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Techwire One-on-One: Fresno CIO on Team Building, Potential RFPs

“So, digital transformation for us — is digital services, basically, making sure your constituents have everything they need. They don’t have to drive down to City Hall for anything. They can do everything online. And we’ve come a long way as far as our department is concerned,” says Bryon Horn, chief information officer for the city of Fresno and director of its Information Services Department.

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Bryon Horn, Fresno CIO and IT director.
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As part of Techwire’s ongoing efforts to educate readers on state agencies, their IT plans and initiatives, here’s the latest in our periodic series of interviews with departmental IT and cybersecurity leaders.

Bryon Horn is chief information officer for the city of Fresno and director of the city’s Information Services Department (ISD), a position he has held for more than five years. He is a veteran city employee who joined Fresno in July 2003 as CSD manager, a position he held for nearly three years before leaving in March 2006 to join Children’s Hospital Central California as its IT technical services manager. Horn subsequently rejoined Fresno in December 2006 as its CSD manager, a position he held for nearly nine additional years. He then served as assistant director for nine months before becoming CIO/ISD director. Horn had nearly a decade of IT leadership experience in the private sector before joining the public sector. He has been part of the Municipal Information Systems Association of California (MISAC) since 2009 and is a board member, having served as president and conference chair.

Horn has a bachelor of science degree in business administration/computer applications and systems analysis from California State University, Fresno, and a master’s in IT from Aspen University. He is also a licensed Project Management Professional by the Project Management Institute and a Certified Information Systems Security Professional by the International Information System Security Certification Consortium.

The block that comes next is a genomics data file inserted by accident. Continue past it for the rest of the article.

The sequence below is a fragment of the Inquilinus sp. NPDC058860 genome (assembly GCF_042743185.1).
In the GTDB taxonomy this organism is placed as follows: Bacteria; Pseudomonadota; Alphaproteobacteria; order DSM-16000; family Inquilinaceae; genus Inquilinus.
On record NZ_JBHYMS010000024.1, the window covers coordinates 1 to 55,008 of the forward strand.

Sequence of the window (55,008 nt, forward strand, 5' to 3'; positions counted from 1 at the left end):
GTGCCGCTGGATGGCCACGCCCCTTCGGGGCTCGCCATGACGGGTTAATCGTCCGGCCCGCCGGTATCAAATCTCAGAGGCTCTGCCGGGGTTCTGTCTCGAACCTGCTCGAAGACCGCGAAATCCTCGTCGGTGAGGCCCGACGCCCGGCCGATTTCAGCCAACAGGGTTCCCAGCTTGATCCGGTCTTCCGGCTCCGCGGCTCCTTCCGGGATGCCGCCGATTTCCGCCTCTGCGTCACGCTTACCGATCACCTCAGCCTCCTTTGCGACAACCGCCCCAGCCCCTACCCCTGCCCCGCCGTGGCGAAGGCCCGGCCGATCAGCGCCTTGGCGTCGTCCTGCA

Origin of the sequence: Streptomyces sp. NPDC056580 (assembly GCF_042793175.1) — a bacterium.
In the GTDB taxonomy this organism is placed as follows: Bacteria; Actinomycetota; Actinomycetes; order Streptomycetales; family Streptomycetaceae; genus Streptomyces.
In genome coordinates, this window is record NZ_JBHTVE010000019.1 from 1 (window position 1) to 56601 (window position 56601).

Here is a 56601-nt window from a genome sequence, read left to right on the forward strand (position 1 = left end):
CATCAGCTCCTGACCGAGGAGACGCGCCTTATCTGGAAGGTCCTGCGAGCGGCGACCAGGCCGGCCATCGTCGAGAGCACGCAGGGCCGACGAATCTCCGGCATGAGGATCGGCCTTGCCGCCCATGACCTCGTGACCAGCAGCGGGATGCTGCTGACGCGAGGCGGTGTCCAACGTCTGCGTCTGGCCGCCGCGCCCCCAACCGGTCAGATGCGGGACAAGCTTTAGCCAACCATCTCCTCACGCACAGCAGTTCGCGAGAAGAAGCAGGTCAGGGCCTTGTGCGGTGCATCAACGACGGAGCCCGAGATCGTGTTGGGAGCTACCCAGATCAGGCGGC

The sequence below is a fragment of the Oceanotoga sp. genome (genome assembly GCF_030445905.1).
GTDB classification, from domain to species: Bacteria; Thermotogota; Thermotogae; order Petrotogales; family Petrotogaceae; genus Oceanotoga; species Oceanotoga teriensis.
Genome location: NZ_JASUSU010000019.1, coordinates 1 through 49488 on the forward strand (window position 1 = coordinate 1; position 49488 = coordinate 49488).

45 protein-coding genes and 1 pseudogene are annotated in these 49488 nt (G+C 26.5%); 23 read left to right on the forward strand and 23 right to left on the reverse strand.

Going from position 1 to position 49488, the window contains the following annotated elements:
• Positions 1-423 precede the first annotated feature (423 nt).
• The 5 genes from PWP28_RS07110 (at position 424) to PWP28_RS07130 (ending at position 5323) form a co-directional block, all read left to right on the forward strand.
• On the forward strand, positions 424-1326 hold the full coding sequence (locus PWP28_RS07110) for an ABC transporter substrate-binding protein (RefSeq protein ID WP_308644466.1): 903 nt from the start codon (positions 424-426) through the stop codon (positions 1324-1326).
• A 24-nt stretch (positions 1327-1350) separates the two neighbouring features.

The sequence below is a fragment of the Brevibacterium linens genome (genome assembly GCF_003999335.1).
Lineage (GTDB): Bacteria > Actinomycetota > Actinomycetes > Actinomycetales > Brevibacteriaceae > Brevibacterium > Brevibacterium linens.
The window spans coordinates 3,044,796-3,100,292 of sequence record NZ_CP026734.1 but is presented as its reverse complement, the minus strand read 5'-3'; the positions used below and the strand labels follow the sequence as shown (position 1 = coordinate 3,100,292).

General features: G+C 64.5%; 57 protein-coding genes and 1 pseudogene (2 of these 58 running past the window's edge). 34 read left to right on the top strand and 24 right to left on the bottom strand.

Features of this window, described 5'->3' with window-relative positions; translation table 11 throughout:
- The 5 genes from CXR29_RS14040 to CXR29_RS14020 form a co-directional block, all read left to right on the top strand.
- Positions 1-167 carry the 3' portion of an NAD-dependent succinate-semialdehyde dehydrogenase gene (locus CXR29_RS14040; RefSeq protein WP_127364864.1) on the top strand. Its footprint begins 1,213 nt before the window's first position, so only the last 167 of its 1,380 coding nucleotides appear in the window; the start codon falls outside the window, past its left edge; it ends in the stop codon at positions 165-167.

Techwire: As CIO of your organization, how do you describe your role; and how have the role and responsibilities of the CIO changed in recent years?

Horn: My role basically is to set the strategic direction for the city as far as technology is concerned. Also, making sure we’ve got the proper resources to do the job. Which means making sure staff members have the proper tools and skills to perform the work as needed. My style of management is pretty much hands-off as much as possible. Empowerment — I want my team members to be able to do the job that they need to do. And if they can’t, then we’ve got to figure out what we need to get the job done. Setting the direction of technology in the city is basically what we should be doing, as far as making sure that operations keep working and we have a lot of up time. How has it changed? Well, we’ve done a lot of things that might not necessarily be called “IT.” For example, COVID — we’ve gotten involved in the rental applications, Save Our Small Businesses programs that give out grant funds for businesses that need help, and also the emergency rental assistance program. We have not only gotten involved in the development of the ... incoming apps for the constituents and the businesses but we’ve also had to be helping them with statistics, giving them advice on how to proceed. So, we actually get involved in the process, not just the technology. What I’ve seen in the past is, whereas IT has been “keep these servers running. Let’s make sure that everything is operational, that you’re secure,” now we’re actually being business partners, and making sure that we can get out there and help them with whatever they need, giving advice if possible and actually becoming part of the process and not just from a technology standpoint but a business perspective and a business standpoint. ... It’s not just making the data work for the city.